Cleaning and disinfection of shared patient care equipment

Shared patient equipment that is to be reused must undergo reprocessing - cleaning, disinfection and/or sterilisation. The minimum level of reprocessing for reusable instruments and equipment is determined by the degree of risk for infection involved in the use of the items and manufacturer instructions. The National Safety and Quality Health Service (NSQHS) standards require health service organisations to have adequate identification of, and procedures for, reprocessing reusable medical equipment. These processes must be consistent with relevant national and international standards, in conjunction with manufacturers’ guidelines. The choice of products for cleaning and disinfection is an important one; effectiveness of the product, suitability for the surface and practicality must all be considered.

Reprocessing of reusable medical devices

Detailed information regarding the reprocessing of reusable medical devices is available in:

  • AS 5369:2023 Reprocessing of reusable medical devices and other devices in health and non-health related facilities

Shared patient equipment

The Spaulding Classification System provides a system to determine, based on intended use, the level of reprocessing necessary for shared patient equipment/reusable medical devices.



Level of reprocessing required


These items confer a high risk for infection if they are contaminated with any microorganism and must be sterile at the time of use. This includes any objects that enter sterile tissue or the vascular system, because any microbial contamination could transmit disease.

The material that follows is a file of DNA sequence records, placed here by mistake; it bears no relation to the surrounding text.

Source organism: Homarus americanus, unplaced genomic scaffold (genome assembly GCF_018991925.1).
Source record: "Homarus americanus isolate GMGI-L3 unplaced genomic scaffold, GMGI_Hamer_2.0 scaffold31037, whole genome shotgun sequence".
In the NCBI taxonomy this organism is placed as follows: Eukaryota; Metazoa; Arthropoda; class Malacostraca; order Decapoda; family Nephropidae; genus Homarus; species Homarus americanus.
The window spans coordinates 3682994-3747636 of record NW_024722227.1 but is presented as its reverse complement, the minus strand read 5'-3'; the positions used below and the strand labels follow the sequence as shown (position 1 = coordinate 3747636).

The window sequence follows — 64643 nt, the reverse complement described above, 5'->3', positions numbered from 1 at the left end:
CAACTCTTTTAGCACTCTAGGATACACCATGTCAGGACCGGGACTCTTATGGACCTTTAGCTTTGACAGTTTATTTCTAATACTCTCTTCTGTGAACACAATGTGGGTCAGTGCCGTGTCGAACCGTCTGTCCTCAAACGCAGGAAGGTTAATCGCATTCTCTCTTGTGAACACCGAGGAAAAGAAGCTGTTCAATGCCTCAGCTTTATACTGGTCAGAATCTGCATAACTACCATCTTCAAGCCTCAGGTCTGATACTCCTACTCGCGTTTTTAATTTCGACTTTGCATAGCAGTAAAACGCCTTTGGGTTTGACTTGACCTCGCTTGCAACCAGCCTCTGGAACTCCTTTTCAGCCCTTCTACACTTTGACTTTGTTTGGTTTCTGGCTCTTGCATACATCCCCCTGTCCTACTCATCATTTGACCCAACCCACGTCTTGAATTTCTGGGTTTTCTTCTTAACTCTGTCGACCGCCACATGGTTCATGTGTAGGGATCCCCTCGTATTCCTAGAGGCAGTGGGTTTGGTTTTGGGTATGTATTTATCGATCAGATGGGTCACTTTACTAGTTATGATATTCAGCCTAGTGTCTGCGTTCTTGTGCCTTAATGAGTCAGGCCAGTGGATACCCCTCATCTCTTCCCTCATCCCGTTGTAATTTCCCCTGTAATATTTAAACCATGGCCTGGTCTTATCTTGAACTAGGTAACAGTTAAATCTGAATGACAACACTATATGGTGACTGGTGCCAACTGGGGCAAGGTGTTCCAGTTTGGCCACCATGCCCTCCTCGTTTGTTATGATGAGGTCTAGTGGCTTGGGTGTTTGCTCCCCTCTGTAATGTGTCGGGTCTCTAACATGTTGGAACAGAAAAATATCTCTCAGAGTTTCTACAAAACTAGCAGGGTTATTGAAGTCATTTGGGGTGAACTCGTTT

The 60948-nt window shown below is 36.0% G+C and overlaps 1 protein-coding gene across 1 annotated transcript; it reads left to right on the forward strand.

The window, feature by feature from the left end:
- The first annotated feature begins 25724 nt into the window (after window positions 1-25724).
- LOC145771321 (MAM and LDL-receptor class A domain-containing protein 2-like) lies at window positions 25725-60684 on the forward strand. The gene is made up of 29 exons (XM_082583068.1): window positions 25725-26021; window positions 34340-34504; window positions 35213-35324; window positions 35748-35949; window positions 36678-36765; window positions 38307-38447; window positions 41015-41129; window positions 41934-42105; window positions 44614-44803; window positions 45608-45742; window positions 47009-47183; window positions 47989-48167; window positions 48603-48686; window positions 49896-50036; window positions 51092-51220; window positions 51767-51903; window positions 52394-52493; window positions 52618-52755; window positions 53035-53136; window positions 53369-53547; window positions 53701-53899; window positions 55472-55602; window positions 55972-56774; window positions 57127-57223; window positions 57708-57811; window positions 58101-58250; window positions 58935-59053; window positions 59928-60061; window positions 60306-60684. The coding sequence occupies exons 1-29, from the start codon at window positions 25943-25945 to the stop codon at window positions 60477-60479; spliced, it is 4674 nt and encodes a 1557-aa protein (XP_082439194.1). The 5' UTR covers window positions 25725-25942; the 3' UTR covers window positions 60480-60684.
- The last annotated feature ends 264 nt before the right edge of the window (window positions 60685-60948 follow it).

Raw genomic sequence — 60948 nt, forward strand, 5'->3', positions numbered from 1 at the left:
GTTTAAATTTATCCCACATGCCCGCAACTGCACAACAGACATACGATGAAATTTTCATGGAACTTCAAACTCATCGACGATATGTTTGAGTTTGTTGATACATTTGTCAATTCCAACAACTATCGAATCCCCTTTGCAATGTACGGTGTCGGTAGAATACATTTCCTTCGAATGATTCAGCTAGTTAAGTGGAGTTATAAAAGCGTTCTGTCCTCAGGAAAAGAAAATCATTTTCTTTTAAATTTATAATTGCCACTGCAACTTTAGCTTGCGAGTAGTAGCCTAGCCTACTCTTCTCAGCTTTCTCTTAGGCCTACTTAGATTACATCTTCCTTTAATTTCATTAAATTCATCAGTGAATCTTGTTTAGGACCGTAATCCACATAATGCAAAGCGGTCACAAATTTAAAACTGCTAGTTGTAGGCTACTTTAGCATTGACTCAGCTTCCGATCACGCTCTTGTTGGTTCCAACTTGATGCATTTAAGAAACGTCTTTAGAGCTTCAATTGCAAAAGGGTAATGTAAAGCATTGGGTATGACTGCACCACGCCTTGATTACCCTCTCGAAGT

Require cleaning followed by sterilisation.


These items come into contact with mucous membranes or non-intact skin, and should be single use or sterilised after each use. If this is not possible, high-level disinfection is the minimum level of reprocessing that is acceptable.

Require cleaning followed by high-level disinfection at a minimum. Sterilisation of these items is strongly recommended.


These items come into contact with intact skin but not mucous membranes.

Require cleaning and this can be followed by low or intermediate level disinfection.

Disinfection of non-critical equipment is not routinely required unless the equipment has come into contact with blood or body fluids, or patients with organisms of significance (PDF 580 kB) or Clostridioides (Clostridium) difficile (PDF 519 kB) or during an outbreak (PDF 822 kB).

Product requirements for cleaning or disinfection of patient care equipment

Most patient care equipment meets the definition of a medical device as per the Therapeutic Goods Act 1989. The definition of a medical device is very broad and includes a range of items from wound dressings to blood pressure monitors, and from catheters to hospital beds.

Any equipment, instrument, device, apparatus, material or other article used for the diagnosis, prevention, monitoring, treatment or alleviation of disease (among other inclusions) is classified as a medical device. The regulation of medical devices is overseen by the Therapeutic Goods Administration (TGA).

Specific requirements apply for the regulation of products intended to be used to clean and disinfect medical devices. Cleaning products intended to be used on medical devices must be ‘included’ in the Australian Register of Therapeutic Goods (ARTG) before they can be supplied in Australia. Products for cleaning medical devices that do not claim to be a medical device disinfectant or sterilant are regulated as Class I Medical Devices. Products intended to be used on medical devices that make disinfectant or sterilant claims are regulated as Class IIb Medical Devices.

For further information refer to:

Last updated: 14 May 2024